If you attend events like this week’s Iron Fork at Union Station or June’s Saucy Soiree at the Four Seasons or St. Louis magazine’s A-List party in July in the CWE, you need strategies.
What do you want to sample? I enjoy trying things that are new and unfamiliar. Tasting longtime favorites is enjoyable, but a unique offering from a newer purveyor is more likely to produce a lasting memory.
How much do you want to eat and drink? I try to avoid getting quickly stuffed. Bread and beer are filling. If you get, say, a piece of brisket on a bun, toss the bun and enjoy the meat. Should you pick up a food sample that is less than delightful, you don’t have to eat it all.
If you choose to booze… there will be wonderful beers available. But I try to limit beer consumption at tasting events because, for me, it is more filling than wine.
How do you know which of the longer lines are worth the wait? Ask people. Almost all attendees love to talk about the foods they’ve enjoyed most.
Is it okay to get seconds? Generally, yes, although I don’t recommend it—for two reasons: (1) Each restaurant has a finite supply of food. (2) When you’re waiting in line for another taste of something you liked, you’re missing out on trying something different.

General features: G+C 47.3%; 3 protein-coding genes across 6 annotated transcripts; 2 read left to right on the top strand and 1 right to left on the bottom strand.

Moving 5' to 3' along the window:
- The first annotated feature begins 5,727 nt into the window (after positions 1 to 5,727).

How do you avoid being overwhelmed by it all? Take notes. A quick memo to yourself on your phone’s notes app can help you recall highlights. Taking pics of the best-looking offerings also helps aid your recall. Many participants will have business cards or menus for you to pick up.
Remember that while these are food and drink events, they are also people events. Offer compliments to the folks whose food and beverages make you happy. Take a moment to greet old friends you encounter as you rush to the next food station. Honor the preferences of the person(s) you’re attending with.
Should you run into the people who have organized your tasting event, be sure to offer thanks for all their efforts. It’s a big job!
For full details of Thursday night’s Iron Fork tasting event, click HERE.